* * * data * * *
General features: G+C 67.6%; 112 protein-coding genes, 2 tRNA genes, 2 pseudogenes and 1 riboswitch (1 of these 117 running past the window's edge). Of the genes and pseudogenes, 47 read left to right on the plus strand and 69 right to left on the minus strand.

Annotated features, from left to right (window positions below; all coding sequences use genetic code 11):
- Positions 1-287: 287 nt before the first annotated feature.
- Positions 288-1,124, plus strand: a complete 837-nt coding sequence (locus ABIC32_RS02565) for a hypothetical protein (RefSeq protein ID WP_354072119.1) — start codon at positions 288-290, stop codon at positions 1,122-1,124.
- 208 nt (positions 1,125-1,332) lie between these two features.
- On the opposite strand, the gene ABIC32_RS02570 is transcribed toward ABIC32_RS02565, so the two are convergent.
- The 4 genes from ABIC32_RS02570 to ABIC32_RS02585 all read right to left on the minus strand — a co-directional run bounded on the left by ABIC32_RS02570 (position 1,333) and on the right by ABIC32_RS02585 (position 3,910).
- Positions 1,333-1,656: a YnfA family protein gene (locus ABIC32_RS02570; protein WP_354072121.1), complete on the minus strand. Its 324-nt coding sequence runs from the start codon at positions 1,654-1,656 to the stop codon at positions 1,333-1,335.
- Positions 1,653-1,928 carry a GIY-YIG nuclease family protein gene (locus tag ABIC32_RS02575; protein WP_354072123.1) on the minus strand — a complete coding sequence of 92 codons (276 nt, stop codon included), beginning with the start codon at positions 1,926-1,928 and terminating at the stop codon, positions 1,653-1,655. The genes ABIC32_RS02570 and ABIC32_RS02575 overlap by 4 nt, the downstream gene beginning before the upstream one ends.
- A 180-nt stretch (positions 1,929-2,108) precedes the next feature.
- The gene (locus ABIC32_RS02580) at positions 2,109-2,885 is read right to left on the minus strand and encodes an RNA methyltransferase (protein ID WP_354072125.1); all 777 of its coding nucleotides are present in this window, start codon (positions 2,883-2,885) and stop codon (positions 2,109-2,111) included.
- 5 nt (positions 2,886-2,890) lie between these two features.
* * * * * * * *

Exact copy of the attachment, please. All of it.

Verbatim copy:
General features: G+C 67.6%; 112 protein-coding genes, 2 tRNA genes, 2 pseudogenes and 1 riboswitch (1 of these 117 running past the window's edge). Of the genes and pseudogenes, 47 read left to right on the plus strand and 69 right to left on the minus strand.

Annotated features, from left to right (window positions below; all coding sequences use genetic code 11):
- Positions 1-287: 287 nt before the first annotated feature.
- Positions 288-1,124, plus strand: a complete 837-nt coding sequence (locus ABIC32_RS02565) for a hypothetical protein (RefSeq protein ID WP_354072119.1) — start codon at positions 288-290, stop codon at positions 1,122-1,124.
- 208 nt (positions 1,125-1,332) lie between these two features.
- On the opposite strand, the gene ABIC32_RS02570 is transcribed toward ABIC32_RS02565, so the two are convergent.
- The 4 genes from ABIC32_RS02570 to ABIC32_RS02585 all read right to left on the minus strand — a co-directional run bounded on the left by ABIC32_RS02570 (position 1,333) and on the right by ABIC32_RS02585 (position 3,910).
- Positions 1,333-1,656: a YnfA family protein gene (locus ABIC32_RS02570; protein WP_354072121.1), complete on the minus strand. Its 324-nt coding sequence runs from the start codon at positions 1,654-1,656 to the stop codon at positions 1,333-1,335.
- Positions 1,653-1,928 carry a GIY-YIG nuclease family protein gene (locus tag ABIC32_RS02575; protein WP_354072123.1) on the minus strand — a complete coding sequence of 92 codons (276 nt, stop codon included), beginning with the start codon at positions 1,926-1,928 and terminating at the stop codon, positions 1,653-1,655. The genes ABIC32_RS02570 and ABIC32_RS02575 overlap by 4 nt, the downstream gene beginning before the upstream one ends.
- A 180-nt stretch (positions 1,929-2,108) precedes the next feature.
- The gene (locus ABIC32_RS02580) at positions 2,109-2,885 is read right to left on the minus strand and encodes an RNA methyltransferase (protein ID WP_354072125.1); all 777 of its coding nucleotides are present in this window, start codon (positions 2,883-2,885) and stop codon (positions 2,109-2,111) included.
- 5 nt (positions 2,886-2,890) lie between these two features.